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"Notes on Japanese Tactics on Attu" from Tactical and Technical Trends

A report on Japanese tactics on Attu in WWII, from Tactical and Technical Trends, No. 28, July 1, 1943.

[DISCLAIMER: The following text is taken from the U.S. War Department publication Tactical and Technical Trends. As with all wartime intelligence information, data may be incomplete or inaccurate. No attempt has been made to update or correct the text. Any views or opinions expressed do not necessarily represent those of the website.]


It took the American forces just about 3 weeks to finish off the Japanese on Attu. A brief report by an American observer on same Japanese tactics used during this operation is contained in the following summary. For further information concerning the Japanese on Attu, see Tactical and Technical Trends, p. 38, No. 27.

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In general, nothing new was learned at Attu about Japanese tactics other than what has already been reported from other contacts with this enemy. The Japanese are good soldiers, are courageous, but they can be whipped. Although they show signs of fanaticism, particularly in local counterattacks, they can be forced to withdraw when they are outmaneuvered. As has been previously reported, they do not like artillery fire, and on Attu they would not fight when dominant terrain had been secured above them. They do not allow themselves to be captured alive.

As has been reported from other theaters, the Japanese make extensive use of snipers, attempting to infiltrate these men in the rear and on the flanks of American units. The initial fire from these snipers is harassing but it is not dangerous. This point must be emphasized to green troops. To the best of my knowledge, during the period from May 11 to May 19 inclusive no casualties were caused to the Northern Force by enemy snipers. It is necessary, however, when advancing over terrain which offers concealment to snipers, to thoroughly comb every square foot of area to the rear and flanks in which snipers can hide. These men are trained to fight like animals, in that they can lie motionless for hours at a time and thereby avoid detection. Their weapons (both rifles and machine guns) gave little flash and no smoke, with a result that it is difficult, if not impossible, to place long-range fire on them and they must be routed out by thorough patrol action.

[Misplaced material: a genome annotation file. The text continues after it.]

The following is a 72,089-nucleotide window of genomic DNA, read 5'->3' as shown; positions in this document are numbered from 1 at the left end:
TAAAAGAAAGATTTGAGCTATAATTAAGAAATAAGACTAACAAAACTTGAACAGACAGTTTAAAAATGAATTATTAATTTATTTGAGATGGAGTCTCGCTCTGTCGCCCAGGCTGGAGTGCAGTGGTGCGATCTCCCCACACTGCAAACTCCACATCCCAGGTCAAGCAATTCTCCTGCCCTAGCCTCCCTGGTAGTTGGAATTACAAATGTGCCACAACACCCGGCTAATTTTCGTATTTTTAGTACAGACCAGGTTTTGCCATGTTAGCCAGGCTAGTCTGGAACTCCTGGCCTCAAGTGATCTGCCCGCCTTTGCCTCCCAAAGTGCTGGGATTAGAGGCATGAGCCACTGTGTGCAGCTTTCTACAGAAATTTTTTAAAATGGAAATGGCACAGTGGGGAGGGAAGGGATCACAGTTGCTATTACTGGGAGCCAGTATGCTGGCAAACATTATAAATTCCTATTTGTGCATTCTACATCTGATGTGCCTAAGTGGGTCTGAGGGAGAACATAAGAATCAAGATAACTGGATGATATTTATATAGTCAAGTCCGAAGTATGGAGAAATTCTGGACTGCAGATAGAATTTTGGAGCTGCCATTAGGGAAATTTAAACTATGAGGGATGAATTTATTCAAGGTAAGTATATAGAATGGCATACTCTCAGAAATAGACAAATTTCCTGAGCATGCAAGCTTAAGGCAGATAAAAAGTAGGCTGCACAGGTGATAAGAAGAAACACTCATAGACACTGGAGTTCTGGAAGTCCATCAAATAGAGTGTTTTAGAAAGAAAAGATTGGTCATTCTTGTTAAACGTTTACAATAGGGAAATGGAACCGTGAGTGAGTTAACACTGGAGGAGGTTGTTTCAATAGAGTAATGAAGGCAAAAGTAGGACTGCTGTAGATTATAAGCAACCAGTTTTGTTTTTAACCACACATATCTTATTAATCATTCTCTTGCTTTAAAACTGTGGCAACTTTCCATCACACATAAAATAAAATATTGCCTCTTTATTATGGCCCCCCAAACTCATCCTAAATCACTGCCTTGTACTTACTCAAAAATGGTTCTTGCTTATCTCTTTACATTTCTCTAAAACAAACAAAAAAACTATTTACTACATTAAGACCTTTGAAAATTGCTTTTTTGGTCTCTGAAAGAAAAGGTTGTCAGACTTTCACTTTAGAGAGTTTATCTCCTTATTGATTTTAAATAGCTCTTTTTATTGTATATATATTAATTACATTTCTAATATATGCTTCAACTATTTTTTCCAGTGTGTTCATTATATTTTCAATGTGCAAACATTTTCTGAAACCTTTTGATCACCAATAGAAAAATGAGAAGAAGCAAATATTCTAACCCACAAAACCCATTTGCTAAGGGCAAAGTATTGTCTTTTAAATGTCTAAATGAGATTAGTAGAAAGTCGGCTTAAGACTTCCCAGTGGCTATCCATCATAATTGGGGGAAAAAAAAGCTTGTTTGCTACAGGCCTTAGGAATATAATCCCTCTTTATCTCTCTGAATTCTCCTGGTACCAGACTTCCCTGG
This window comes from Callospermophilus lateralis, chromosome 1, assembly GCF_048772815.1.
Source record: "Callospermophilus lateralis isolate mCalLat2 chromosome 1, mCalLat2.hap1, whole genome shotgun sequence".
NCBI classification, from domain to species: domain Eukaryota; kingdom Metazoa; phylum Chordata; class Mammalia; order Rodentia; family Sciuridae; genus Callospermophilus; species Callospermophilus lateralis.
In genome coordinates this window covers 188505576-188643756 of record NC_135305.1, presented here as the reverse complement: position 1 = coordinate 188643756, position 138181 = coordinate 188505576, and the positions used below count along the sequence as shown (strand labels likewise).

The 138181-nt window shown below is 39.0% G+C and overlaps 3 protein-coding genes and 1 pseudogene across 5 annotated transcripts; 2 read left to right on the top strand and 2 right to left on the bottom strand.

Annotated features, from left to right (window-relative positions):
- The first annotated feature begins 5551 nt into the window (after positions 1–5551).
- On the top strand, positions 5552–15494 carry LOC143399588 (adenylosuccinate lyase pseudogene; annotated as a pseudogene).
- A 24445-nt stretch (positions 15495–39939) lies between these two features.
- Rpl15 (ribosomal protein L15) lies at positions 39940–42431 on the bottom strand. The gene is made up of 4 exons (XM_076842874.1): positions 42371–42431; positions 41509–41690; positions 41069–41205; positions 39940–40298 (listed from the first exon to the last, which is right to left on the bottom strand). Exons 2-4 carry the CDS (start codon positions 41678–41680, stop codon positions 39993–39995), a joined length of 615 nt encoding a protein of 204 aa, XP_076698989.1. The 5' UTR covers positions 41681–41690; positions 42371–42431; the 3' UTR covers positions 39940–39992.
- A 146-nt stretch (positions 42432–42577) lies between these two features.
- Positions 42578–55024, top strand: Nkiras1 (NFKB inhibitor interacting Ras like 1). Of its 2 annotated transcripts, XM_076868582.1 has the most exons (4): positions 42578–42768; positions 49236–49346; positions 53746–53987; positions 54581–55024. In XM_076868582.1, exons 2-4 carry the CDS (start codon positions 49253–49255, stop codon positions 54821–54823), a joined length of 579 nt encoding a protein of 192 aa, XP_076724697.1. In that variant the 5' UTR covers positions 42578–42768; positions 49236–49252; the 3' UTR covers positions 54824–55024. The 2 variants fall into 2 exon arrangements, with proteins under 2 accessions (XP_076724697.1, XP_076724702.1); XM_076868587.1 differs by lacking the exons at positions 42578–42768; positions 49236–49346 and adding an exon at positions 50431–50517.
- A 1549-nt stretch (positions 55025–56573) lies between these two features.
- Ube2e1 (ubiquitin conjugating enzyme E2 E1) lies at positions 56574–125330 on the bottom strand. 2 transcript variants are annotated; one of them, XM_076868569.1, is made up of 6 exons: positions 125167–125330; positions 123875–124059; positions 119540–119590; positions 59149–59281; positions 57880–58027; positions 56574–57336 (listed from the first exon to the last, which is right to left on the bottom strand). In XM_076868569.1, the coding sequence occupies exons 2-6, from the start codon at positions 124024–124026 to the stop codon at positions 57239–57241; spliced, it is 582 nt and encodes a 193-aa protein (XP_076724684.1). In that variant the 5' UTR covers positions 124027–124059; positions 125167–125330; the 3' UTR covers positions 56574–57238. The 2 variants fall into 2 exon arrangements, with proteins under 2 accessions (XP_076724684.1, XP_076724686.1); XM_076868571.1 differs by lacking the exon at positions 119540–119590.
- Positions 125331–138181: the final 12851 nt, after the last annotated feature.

The Japanese on Attu made highly effective use of their AA artillery as field artillery, placing fire both as air bursts and impact bursts.

As has been previously reported from other theaters, the Japanese are prone to counterattack "at the drop of a hat." At Attu, contrary to what had been expected, the Japanese did not counterattack under cover of darkness, all counterattacks being made during daylight hours. The Japanese on Attu, however, did attempt to infiltrate snipers into our positions during the hours of darkness.

They preferred to do their fighting on ridge lines rather than in valleys and, as has been reported from other theaters, they do a great deal of their fighting from the reverse slope of ridges and hills. On numerous occasions, when the ridge line had been taken, the Japanese would drop down the reverse slope to just below the military crest; from these positions they would wait for the American troops to come over the top, whereupon they fired not only with rifles and machine guns, but with 50-mm grenade launchers. The taking of a ridge line therefore required the taking not only of the crest of the hill, but of the reverse slope as far as, and including, the military crest. Many Jap counterattacks were launched up the reverse slope of a ridge from just below the military crest, on terrain so difficult that it was necessary for the enemy to crawl on all fours in order to advance. In doing this, however, they presented excellent targets for American troops armed with both the M1 rifle and hand grenades, and none of their counterattacks against the Northern Force were successful.

American troops with the Northern Force on Attu were in agreement that the most effective weapon that the Japanese infantry had was the 50-mm grenade launcher. On Attu the Japanese used no booby traps and no barbed wire. All enemy dead were carrying gas masks.


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